One of the true characters of the Kankakee area died last week, and the void left by the passing of George Kotalik, owner of downtown Kankakee’s Johnny’s Pizza, will likely never be filled.
Kotalik died Monday after a five-year battle with cancer. He was 72.
Kotalik, who came to Kankakee in 1989 after a career on the Chicago Board Options Exchange, opened the pizza business at a time when it would be fair to say there was not much investment being made in the downtown.
“He was a guy who decided to take a chance,” said downtown businessman Dave Crawford, who was a longtime friend of Kotalik’s. “He will be sorely missed. He was not just a businessman, but someone with a big heart. He helped out so many people.”
Kotalik opened the pizzeria after noticing the downtown lunch crowd had few dining options. He opened Johnny’s and began selling not only thin crust and deep dish pizzas, but also pizza by the slice. He set the price for a basic slice of cheese, pepperoni or sausage at $2 per piece. That bargain price remains intact today.
In the early 1990s, Kotalik expanded the menu by including sandwiches and salads. Eventually ribs, hot dogs and other items were added.
Who was Johnny? That’s simple. George was Johnny.
His longtime friend, Kankakee area attorney Greg Morgan, said the name Johnny came about because when Kotalik was new to town, he called everyone Johnny because he couldn’t remember anybody’s name.
“He came to Kankakee because he wanted a fresh start in a slower paced community,” Morgan said. “He just wanted a fresh start, and he wanted to start his own business.”
So, after deciding it would be a pizza restaurant, he spent one day learning how to make pizza. He then set out to operate his own pizza parlor.
“Johnny’s experienced a lot of success and it was because of him,” Morgan said. “He was such a character. He was the personality for the place, and he made a good product.
“He was my friend, and I’m going to miss him.”
Kankakee County Circuit Court Judge Kathy Bradshaw-Elliott was nearly a daily visitor to the restaurant. The two formed a deep friendship.
“He really had a big heart, and he gave everyone a chance. He changed a lot of people by giving them a second chance at life,” said Bradshaw-Elliott, who estimated she had lunch there perhaps three times per week.
She noted Kotalik grew tomatoes outside the building and often gave her some because she was noted as not having a green thumb.
The businesses’ future has not been determined. Friends have expressed interest in the location with at least one stating they would like to keep it going as Johnny’s Pizza.
In addition to his mastery of pizza making, Kotalik was also one of the best golfers to ever walk a course in Kankakee County. Kotalik was a three-time Kankakee County Amateur golf champion. He won the Kankakee Country Club golf championship at least eight times.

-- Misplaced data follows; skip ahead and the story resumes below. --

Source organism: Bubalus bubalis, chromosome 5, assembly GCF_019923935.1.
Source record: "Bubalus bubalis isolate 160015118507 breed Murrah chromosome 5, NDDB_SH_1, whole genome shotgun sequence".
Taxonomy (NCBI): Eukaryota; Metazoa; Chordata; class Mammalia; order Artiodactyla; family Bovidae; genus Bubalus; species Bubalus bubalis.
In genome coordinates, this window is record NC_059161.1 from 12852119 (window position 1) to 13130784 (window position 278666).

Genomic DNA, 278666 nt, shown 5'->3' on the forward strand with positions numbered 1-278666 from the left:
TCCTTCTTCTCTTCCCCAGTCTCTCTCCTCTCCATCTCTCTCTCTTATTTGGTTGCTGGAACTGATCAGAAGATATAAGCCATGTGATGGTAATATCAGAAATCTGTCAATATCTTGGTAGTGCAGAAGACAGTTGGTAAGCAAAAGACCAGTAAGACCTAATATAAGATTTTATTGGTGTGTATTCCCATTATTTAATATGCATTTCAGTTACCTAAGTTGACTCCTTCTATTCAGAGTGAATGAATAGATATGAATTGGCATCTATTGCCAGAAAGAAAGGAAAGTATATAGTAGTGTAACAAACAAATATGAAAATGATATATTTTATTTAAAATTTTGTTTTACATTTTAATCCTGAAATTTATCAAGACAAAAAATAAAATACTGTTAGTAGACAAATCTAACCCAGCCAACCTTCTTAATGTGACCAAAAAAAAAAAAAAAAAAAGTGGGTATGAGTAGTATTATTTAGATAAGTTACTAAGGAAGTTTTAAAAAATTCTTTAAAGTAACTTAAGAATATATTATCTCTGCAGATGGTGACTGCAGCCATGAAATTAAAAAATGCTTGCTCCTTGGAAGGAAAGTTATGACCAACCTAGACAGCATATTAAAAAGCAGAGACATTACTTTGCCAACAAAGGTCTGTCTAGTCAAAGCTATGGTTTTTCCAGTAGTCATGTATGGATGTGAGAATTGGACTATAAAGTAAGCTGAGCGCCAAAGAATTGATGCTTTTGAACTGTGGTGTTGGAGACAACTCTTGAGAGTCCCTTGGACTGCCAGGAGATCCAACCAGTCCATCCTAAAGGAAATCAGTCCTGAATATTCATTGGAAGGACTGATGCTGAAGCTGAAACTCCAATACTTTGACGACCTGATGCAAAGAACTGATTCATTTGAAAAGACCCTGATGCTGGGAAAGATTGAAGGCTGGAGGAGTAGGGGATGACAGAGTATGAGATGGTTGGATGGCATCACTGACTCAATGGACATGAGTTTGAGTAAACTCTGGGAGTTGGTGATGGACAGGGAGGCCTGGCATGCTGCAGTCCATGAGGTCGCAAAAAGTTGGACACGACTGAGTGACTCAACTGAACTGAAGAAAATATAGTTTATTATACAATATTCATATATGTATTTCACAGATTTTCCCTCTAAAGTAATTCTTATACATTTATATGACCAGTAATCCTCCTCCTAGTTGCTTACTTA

He didn’t begin golfing until he was 31. He fell in love with the game. In a Daily Journal interview in August 1993, he said golf taught him patience.
“I play my best when I’m at peace with myself. Golf means a lot, but it’s still just a game,” he said.
Kankakee businessman Jerry Huot was a longtime friend and golf partner of Kotalik. He called Kotalik “Johnny Mozzarelli.”
“He was a legend. He was one strange, beautiful duck,” he said. Huot said he liked to put on a persona of being a bad guy, but he really had a heart of gold.
“I’m really going to miss him. He was one of a kind.” Huot said if Kotalik wasn’t the best golfer to ever come of Kankakee, he would certainly be in the top five.
“In his day, he could really play,” he said.
Crawford noted Kotalik shared his golf knowledge with anyone who wanted to learn.
“He was such a great teacher. When he was in his 40s, there was no one around here who could beat him. He worked at his game. But his golfing career was like his business: He was always willing to help someone.”
Bill Yohnka, the former executive director of the Kankakee Development Corporation, the organization which focuses on downtown Kankakee improvements, said Kotalik was a champion for the heart of the city although the two of them often didn’t agree on how to move the area forward.
“He hated me,” Yohnka noted. “We yelled at each other numerous times. But even though we had disagreements, we always made up.”
But Yohnka said there was no argument regarding his pizza.
“He showed that if you put out a product that people like, it will work for you and you will succeed. You can’t say anything bad about his pizza.”
Kotalik was proud of what he had accomplished in the city’s downtown.
In a July 20, 1997, business profile story published in the Daily Journal, Kotalik expressed his pleasure.
“I like just about all of it,” he said about running Johnny’s. “By far, this is the best thing I’ve ever done.”
As someone who has consumed a mountain of Johnny’s Pizza over the years, I would certainly extend a compliment to him.
The Daily Journal’s Lee Provost writes about local business rumors, comings and goings and other notes of interest. Anyone with information to share should contact Provost at firstname.lastname@example.org or 815-937-3364. A version of this story appeared in the Friday digital edition of the Daily Journal.